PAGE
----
Polarised lenses are used in sunglasses to reduce glare from reflective surfaces such as the surface of a lake or the hood of a car. They accomplish this feat through a process called polarisation, much like a venetian blind controls sunlight through a window.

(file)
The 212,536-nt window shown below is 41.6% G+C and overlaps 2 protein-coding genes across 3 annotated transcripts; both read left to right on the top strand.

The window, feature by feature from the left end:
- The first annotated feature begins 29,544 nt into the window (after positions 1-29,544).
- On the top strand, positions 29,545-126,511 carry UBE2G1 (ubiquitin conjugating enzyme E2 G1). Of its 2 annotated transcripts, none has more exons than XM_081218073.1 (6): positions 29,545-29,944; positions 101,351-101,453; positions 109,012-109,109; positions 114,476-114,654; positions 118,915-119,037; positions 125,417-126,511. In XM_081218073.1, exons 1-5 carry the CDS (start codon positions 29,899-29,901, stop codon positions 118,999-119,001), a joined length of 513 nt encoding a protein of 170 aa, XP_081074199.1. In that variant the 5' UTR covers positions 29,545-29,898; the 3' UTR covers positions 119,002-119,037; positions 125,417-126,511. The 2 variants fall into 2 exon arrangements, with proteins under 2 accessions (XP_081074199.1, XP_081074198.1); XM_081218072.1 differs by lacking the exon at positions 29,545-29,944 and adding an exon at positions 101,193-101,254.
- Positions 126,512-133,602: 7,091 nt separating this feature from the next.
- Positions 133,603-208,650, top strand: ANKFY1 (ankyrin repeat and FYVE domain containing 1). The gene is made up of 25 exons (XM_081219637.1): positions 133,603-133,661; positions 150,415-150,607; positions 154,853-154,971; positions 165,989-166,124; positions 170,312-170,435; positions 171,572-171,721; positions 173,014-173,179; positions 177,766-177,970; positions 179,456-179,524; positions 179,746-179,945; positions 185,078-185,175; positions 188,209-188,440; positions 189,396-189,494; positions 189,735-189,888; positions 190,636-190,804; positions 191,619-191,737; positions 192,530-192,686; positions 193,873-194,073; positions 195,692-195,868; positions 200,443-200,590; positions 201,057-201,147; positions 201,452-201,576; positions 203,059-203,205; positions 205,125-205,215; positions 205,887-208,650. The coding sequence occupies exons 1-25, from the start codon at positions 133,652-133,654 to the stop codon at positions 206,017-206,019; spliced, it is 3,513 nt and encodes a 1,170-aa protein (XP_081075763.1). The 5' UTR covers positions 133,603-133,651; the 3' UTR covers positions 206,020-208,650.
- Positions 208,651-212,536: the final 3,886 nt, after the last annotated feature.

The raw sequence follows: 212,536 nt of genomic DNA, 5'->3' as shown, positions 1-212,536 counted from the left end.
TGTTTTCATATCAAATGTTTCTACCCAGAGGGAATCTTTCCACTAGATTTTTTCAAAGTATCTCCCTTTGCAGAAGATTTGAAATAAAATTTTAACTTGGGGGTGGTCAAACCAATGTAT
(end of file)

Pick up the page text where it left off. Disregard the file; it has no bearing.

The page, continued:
Sunlight itself is not polarised – light from the sun will either be absorbed or reflected horizontally, diagonally or vertically. The problem this causes for fishermen and drivers lies in the horizontal reflectivity. Sunlight bouncing off a horizontal surface will strike the viewer’s eyes at a similar angle. This means the glare from the surface of the water or the road or the car hood will be strong. Polarised lenses have a laminated surface containing vertical stripes. These stripes only allow vertically-polarised light to enter the wearer’s eyes. Glare is eliminated because the horizontally-polarised lightwaves cannot bypass the polarised filter.